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March 10, 1936 - Image 2

Resource type:
The Michigan Daily, 1936-03-10

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ESDAY, MARCH 10, 1936

Will Select Five
New Community
Fund Directors
Three Faculty Members
Are Nominated; Lists
Open UntilMonday
Prof. Arthur Moelhman of the ed-
ucation school, Dr. L. P. Hall, profes-
gor-emeritus, of the dentistry school,
and Mrs. John Tracy, professor of
economics, are among ten nominated
for the board of directors of the
Ann Arbor Community Fund, it was
announced yesterday.
Five new members will be selected
to replace the retiring members of
the board of 15. The retiring mem-
bers include Prof. Lowell J. Carr of
the sociology department, Mrs. C. F.
Remer, Rabbi Bernard Heller, direct-
or of the Hillel Foundation, Florence
Pollock, and Dr. Inez Wisdom.
The ten nominations were made by
the nominating committee. Addi-
tional nominations can be made by
submitting petitions signed by 15
contributers of the community fund.
The list will be held open until Mon-
Others nominated to the board of
directors include Franklyn Forsythe,
Mrs. D. E. Standish, Frank Hait, E.
E. Linton, T. Reardon Piersol, Julius
Schmidt and Eugene Gauss.
Emory J. Hyde, secretary of the
Alumni Association, announced five
new directors of the fund's drive for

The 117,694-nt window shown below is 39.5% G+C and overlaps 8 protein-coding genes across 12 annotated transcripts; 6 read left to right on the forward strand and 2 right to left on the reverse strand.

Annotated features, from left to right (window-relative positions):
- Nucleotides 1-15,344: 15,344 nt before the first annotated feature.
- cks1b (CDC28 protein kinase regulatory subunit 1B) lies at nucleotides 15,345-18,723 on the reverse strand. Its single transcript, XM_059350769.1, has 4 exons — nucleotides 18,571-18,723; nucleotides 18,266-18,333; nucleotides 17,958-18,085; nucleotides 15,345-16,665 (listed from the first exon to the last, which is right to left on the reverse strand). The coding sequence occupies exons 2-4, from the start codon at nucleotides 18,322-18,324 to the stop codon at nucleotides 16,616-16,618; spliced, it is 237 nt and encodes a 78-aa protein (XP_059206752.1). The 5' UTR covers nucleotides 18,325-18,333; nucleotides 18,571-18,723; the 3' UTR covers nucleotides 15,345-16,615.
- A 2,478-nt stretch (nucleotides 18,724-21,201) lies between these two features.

next year. They include Dr. Harley
Haynes, director of the University
hospital, Cone Lighthall, Joe Zwerd-
ling, George Kyer and Roche C. Shee-
han. They will begin plans for next
year's campaign next week.
Elections for members to the board
of directors will begin the latter part
of this month. Results are expected
to be available about April 1.
6:00-WJR Musical Moments.
WWJ Ty Tyson.
WXYZ Rhythm Time,.
CKLW Omar the Mystic.
6:15-WJR News of Youth.
WWJ Dinner Music.
WXYZ Contrasts in Music.
CKLW Joe Gentile.
6:30-WJR Duncan Moore.
WWJ Bulletins.
WXYZ Day in Review.
CKLW Rhythm \Ramblings.
6:45-WJR Hot Dates in History
WWJ Musical Moments.
WXYZ Lowell Thomas.
CKLW Old Bill.
7:00-WJR Myrt and Marge.
WWJ Amos and Andy.
WXYZ Easy Aces.
CKLW Shadows on the Clock.I
7:15-WJR Adventures of Jimmie Allen.
WWJ Popeye the Sailor.
WXYZ Norsemen.1
7:30-WJR Kate Smith.
WWJ Evening Melodies.
WXYZ Musical Moments.
CKLW Sunset Nocturne.
Z :45-WJR Boake Carter.
WWJ You and Your Government.
WXYZ Red Horse Ranch.
CKLW Washington Merry-Go-Round.
8:00-WJR Lavender and Old Lace.
WWJ Leo Reisman's Music.
WXYZ Crime Clues.
CKLW Gabriel Heatter.
8:15-CKLW Jack Hylton's Music.
8 :30-WJR Lawrence Tibbett:C
Don Voorhies' Orchestra.
WWJ Wayne King's Music.
WXYZ Edgar Guest in Welcome
CKLW Music for Today.
9 :00-WJR Water O'Keefe:
Glen Gray's Music.
WWJ Vox Pop.
WXYZ Ben Bernie and All the Lads.1
CKLW Sweet and Hot.
9 30-WJR Fred Waring's
WWJ Eddy 'Duchin's Music.;
WXYZ Helen Hayes in "The New
CKLW Pop Concert.
10:00-WJR Parties at Pickfair.
WWJ Studio Party.T
CKLW Follies.1
WXYZ Southern Gentleman.
10:15-WXYZ Sammy Dibert's Music. C
10:30-WJR March of Time.
WWJ Jimmy Fider.
WXYZ Gray Gordon's Music.
CKLW Jack Hylton's Music.
1045-WJR Melodies.
WWJ Heidt's Brigadiers.E
WXYZ Henry Blagini's Music.
11 :0-WJR Bulletins.

WWJ Russ Lyons' Music.<
WXYZ Diplomats _Ball.f
CKLW Bulletins; Stardust.
11:15-WJR Ozzie Nelson's Music.f
11:30-WWJ George Kavanagh's Music.
WJR Don Redman's Music.
WXYZ Henry King's Music.
CKLW Will Osborne's Music.
11:45-WJR Solay, violinist.
12:00-WJR Barney Rapp's Music.
WWJ Dance Music.
CKLW Kay Kyser's Music.
WXYZ Jimmy Dorsey's Music.
12 :30-WJR, Eddie Oliver's Music
WXYZ Shep Field's Music.
CKLW Johnny Johnson's Music.
FAIRFIELD, Ill., March 9. - O'P) -
Mrs. Mary Alice Crews Heldinger, 88
years old, sister of United States Sen-
ator William E. Borah, of Idaho, died